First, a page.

The observations used in the study were derived from two dimensions, which combined cross-sectional data and time-series data (three periods - 2014 to 2016). In order to define the best model specification, the following routines were followed: the pooled Ordinary Least Squares (OLS) (pooled OLS) model and the fixed effects model (FEM) were estimated to test, through the Chow test, the null hypothesis that the FEM is preferable over pooled OLS model. Subsequently, we tested the model for random effects, using the Breusch-Pagan Lagrangian multiplier test, which verified the null hypothesis that the random-effects model (REM) is preferable to the pooled OLS model. The third routine was to evaluate, utilising the Hausman test, the null hypothesis that the random effects estimator is preferable to the fixed effects estimator, being consistent and efficient (Table 2).
Estimated Results of A Panel Model With Random Effects:
Dependent Variable ? Accountability Information Index
|Chow||H0? The pooled OLS model is preferable to the fixed-effects model.||P-value=0.000|
|H1 ? The fixed effects model is preferable to the pooled OLS model.|
|Breusch-Pagan||H0 ? The pooled OLS model is preferable to the random-effects model.||a2u ? 0 (a2u=0.000)|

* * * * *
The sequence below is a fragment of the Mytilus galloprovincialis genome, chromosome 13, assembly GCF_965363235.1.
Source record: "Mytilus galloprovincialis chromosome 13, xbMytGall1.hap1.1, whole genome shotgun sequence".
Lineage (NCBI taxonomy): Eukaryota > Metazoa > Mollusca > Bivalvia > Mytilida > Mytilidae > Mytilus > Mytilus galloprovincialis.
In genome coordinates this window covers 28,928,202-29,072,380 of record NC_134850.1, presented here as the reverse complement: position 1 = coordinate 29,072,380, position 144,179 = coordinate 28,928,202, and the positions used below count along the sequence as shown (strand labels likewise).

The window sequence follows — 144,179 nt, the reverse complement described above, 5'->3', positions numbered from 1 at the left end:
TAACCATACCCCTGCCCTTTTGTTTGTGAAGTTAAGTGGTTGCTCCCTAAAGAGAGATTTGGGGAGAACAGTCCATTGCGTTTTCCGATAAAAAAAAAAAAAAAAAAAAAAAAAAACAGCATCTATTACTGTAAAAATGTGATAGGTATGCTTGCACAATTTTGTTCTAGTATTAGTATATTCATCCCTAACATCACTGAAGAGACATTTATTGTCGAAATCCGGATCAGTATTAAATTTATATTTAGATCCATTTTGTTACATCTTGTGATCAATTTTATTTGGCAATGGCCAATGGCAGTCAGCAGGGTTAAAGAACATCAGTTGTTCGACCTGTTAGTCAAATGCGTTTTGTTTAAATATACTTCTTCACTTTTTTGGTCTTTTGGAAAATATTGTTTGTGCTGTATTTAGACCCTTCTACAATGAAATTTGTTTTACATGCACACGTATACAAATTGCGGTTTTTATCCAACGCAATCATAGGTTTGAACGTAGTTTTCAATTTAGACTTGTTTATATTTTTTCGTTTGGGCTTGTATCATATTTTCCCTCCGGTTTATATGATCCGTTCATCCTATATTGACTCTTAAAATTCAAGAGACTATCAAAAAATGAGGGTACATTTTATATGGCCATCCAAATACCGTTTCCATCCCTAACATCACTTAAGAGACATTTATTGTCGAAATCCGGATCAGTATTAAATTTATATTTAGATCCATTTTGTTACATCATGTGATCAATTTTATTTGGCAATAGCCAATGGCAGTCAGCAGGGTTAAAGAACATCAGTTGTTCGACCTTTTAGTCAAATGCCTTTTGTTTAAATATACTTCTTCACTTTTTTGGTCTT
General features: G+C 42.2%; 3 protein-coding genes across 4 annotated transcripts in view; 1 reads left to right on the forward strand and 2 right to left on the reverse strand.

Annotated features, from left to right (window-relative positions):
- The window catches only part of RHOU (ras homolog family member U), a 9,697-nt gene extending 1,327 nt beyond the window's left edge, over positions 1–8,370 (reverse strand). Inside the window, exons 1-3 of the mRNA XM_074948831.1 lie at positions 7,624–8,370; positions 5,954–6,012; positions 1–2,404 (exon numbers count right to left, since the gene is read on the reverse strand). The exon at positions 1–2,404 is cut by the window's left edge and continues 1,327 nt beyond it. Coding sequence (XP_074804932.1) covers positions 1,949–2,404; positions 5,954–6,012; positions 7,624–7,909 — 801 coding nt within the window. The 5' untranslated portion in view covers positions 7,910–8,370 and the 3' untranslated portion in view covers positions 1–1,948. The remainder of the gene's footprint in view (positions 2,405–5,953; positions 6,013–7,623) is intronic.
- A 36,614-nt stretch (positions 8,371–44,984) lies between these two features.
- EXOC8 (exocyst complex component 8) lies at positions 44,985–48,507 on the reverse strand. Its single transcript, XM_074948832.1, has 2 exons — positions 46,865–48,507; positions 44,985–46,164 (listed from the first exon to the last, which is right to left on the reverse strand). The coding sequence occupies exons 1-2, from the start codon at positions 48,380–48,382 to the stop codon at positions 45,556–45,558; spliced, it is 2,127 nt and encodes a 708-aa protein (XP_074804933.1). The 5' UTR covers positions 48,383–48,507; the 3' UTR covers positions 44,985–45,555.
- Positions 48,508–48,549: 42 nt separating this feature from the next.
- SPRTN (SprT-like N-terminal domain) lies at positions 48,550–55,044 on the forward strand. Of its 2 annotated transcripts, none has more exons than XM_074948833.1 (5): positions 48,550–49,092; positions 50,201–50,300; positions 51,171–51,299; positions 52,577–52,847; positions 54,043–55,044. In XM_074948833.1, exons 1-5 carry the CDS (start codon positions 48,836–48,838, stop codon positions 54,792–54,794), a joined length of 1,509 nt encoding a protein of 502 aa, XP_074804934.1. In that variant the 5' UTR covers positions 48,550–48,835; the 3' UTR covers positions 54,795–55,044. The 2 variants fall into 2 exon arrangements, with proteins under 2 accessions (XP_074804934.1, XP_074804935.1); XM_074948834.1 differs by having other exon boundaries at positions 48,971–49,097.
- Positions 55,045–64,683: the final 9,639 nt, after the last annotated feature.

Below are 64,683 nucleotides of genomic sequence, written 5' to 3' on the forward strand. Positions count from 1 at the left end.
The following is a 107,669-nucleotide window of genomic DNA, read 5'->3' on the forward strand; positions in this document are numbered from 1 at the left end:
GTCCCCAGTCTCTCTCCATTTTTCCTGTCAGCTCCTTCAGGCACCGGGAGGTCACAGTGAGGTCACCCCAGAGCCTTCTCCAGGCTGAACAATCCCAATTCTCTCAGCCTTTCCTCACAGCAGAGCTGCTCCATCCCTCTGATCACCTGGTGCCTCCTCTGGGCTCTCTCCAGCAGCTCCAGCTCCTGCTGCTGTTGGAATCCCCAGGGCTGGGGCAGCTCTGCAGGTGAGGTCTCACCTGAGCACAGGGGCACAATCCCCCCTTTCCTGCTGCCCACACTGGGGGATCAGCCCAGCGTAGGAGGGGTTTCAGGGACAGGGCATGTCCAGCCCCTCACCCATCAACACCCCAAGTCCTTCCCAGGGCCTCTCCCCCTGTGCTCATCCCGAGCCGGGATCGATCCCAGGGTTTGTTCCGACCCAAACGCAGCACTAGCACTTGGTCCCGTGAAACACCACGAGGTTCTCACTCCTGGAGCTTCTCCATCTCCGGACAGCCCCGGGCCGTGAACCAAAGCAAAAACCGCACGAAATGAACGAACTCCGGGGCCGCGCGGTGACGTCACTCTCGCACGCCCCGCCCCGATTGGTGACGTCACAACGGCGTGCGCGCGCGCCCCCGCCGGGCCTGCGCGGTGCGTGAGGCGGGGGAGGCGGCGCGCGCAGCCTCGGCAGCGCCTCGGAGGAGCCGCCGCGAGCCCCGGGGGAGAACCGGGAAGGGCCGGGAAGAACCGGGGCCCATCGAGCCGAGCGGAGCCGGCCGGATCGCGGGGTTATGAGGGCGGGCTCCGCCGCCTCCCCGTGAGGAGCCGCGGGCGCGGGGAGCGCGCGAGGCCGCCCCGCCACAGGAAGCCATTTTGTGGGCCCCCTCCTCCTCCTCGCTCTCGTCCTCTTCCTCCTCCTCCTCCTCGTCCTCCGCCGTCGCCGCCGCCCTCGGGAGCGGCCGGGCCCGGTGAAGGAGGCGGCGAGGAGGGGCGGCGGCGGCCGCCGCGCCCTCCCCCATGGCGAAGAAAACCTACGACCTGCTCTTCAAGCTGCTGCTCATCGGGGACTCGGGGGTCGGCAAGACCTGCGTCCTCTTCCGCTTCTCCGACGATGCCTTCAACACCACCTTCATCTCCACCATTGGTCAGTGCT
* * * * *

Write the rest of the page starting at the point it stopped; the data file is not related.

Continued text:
|H1 ? The random-effects model is preferable to the pooled OLS model.|
|Hausman||H1 ? The random-effects model is preferable to the fixed-effects model.||P-value=0.1605|
|H1 ? The fixed effects model is preferable to the random-effects model.|
The econometric models have been described next. Equation refers to the variable to be explained – Accountability Information (AID) - and its possible explanatory factors (Age, number of BODs, revenue, size and reputation).
The assumptions accepted by the regression model were validated through the following tests: multicollinearity analysis (Variance Inflation Factor (VIF); estimated assumption of normal distribution (Shapiro-Wilk normality test) and homoscedasticity investigation (Breusch-Pagan/Cook-Weisberg test). Table 3 show the results.
Summary of Shapiro-Wilk Normality Test/Correlation Matrix/
|* n=91 for each particular year
* The 5% critical value from a chi-square distribution with 1 degree of freedom=3.84
* Alpha level=0.05
Descriptive Statistical Analysis